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This book provides a good introduction for programmers that are interested in the subject. As the author is kind to leave complex math aside while explaining the concept. This book is a great addition to a programmer's library.
The contents of the book are great but the seller doesn't provide code for online access, which according to the first page of the book, should be there. Not sure if this seller is authorized to sell this book.
Deep learning tutorial, excellently balanced between hands-on examples and deeper concepts explained in an intuitive, non-mathematical way. Very well structured chapters explain step by step the workflow for framing, developing and deploying a real world model. Easy to follow, uses informal language, but with great depth. Highly recommended.
This book is ideally suited to people who want a meaningful introduction into the most important contemporary concepts in Deep Learning. The book is accessible to people who lack both programming and linear algebra. Neither are needed to get a full understanding of everything the book offers.
IMO, the greatest moments in the book are the asides that appear in every chapter. The author will take a paragraph to note in passing things like '... no one really knows for sure why batch normalization helps. There are various hypotheses, but no certitudes." Or, "Importantly, I would generally recommend placing the previous layer's activation after the batch normalization layer (although this is still a subject of debate)." There is even an entire chapter dedicated to musings on the future of Deep Learning and general AI. This is the cherry on top that you don't get with most offers. Chollet offers them in nearly every chapter.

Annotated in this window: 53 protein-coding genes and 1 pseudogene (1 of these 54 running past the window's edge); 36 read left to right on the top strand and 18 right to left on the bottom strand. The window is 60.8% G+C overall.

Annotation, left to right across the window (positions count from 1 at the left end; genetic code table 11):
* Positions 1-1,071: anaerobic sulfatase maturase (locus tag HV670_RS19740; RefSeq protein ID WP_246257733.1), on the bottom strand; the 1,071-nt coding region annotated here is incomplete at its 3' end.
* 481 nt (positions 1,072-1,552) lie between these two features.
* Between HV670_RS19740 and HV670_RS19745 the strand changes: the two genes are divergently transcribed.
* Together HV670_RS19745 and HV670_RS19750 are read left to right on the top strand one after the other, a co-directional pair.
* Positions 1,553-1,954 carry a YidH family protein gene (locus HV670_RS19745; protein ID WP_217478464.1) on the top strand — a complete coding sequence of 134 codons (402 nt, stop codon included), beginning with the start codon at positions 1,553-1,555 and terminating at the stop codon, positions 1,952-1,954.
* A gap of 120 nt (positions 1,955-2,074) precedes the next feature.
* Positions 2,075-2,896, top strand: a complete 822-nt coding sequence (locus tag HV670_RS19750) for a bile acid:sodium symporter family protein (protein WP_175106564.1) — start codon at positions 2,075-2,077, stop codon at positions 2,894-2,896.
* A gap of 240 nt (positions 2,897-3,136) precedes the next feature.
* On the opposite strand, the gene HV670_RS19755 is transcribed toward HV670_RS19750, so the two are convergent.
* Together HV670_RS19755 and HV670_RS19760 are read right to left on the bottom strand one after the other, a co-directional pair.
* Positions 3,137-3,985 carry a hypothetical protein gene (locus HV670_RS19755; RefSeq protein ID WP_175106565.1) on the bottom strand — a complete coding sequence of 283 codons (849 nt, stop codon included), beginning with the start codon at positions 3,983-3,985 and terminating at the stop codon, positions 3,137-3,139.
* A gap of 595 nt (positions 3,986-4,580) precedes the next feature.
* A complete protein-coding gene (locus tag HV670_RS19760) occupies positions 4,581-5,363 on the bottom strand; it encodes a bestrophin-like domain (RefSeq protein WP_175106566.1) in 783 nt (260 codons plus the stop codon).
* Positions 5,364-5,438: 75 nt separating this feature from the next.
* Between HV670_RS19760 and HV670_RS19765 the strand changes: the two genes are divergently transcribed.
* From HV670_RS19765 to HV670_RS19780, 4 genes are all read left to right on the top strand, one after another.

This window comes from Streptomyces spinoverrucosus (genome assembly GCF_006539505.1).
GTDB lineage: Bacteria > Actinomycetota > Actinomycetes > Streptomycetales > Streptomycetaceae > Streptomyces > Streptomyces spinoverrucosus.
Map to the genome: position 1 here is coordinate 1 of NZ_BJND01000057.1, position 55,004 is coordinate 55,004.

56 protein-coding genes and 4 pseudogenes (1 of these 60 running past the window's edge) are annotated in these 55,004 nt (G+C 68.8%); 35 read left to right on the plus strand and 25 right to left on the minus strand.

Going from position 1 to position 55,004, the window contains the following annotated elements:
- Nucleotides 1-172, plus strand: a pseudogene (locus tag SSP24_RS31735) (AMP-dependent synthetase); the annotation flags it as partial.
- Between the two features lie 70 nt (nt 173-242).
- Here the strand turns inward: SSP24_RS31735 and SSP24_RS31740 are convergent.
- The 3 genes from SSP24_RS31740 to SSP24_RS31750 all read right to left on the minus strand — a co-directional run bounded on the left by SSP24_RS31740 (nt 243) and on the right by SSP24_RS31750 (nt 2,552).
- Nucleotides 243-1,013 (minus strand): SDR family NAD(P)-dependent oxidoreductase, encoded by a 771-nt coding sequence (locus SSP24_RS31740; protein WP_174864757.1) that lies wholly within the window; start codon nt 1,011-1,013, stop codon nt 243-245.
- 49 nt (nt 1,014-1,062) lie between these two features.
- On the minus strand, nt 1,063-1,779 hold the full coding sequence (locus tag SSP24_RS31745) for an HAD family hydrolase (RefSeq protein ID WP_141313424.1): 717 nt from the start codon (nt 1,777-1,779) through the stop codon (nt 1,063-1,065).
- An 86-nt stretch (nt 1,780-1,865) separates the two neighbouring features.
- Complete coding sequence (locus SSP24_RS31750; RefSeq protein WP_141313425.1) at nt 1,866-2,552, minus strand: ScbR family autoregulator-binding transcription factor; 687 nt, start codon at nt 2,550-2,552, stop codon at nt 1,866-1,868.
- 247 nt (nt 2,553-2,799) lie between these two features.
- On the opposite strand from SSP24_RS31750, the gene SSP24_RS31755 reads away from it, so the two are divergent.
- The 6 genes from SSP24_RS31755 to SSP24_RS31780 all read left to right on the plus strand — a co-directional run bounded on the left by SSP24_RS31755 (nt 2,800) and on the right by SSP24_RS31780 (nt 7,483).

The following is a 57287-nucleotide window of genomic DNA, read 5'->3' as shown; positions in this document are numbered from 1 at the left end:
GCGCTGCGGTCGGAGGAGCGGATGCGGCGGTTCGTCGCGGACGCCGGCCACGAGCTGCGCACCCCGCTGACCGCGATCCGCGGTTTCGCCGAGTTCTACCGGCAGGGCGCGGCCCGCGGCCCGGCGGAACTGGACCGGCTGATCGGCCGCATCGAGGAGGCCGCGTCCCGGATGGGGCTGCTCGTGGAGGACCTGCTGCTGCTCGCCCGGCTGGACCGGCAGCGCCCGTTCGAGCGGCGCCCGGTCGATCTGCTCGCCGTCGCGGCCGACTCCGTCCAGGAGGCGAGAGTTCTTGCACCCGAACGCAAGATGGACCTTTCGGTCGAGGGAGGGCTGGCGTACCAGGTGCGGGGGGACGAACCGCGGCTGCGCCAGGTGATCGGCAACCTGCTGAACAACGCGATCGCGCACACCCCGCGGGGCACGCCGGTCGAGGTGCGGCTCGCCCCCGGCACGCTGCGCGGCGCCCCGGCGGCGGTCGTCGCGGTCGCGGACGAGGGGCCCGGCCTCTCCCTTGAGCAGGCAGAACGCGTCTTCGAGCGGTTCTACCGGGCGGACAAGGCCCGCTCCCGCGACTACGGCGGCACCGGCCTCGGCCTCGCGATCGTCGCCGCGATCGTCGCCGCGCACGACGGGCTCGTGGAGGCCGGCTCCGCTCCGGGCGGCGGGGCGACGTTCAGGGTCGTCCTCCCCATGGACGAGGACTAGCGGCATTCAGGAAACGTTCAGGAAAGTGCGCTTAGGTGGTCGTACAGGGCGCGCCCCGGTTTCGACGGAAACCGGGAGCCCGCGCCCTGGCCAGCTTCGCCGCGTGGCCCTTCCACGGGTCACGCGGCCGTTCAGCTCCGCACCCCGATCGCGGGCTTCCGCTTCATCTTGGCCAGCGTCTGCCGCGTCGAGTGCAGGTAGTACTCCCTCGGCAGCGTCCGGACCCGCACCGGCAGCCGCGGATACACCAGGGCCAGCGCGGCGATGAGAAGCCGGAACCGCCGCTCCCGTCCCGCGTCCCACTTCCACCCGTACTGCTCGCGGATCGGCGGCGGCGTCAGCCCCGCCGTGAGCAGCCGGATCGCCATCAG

The book may as well have been called "Deep Learning with Keras" and that's not a bad thing. All the code is freely downloadable and can be run for free on a Google platform. You can freely ignore the implementation details and Python and simply run and learn from the notebooks provided. NOTE: As of February 2022, the new M1 Macs have bugs in the implementation of tensorflow that prevent a few code samples from working correctly. AND, some examples take so long to run (many hours) that there may be issues running them at Google. Frustrating though it might be, it does not detract from the experience.
As to cons, I don't see enough to warrant taking a star off the review. All important concepts are covered at an introductory level. The code works. The writing is clear. The author is an expert. There is a bizarre convention of having diagrams flow from the bottom to the top instead of top-down.
It's a good intro and basic reference. You'll get into more depth by taking the OpenAI courses at Coursera, but I'd actually recommend those as a next step after fully absorbing this book. Recommended.
While the book is titled "Deep Learning with Python", it might have been better titled, "Deep Learning with Keras." While Python is ostensibly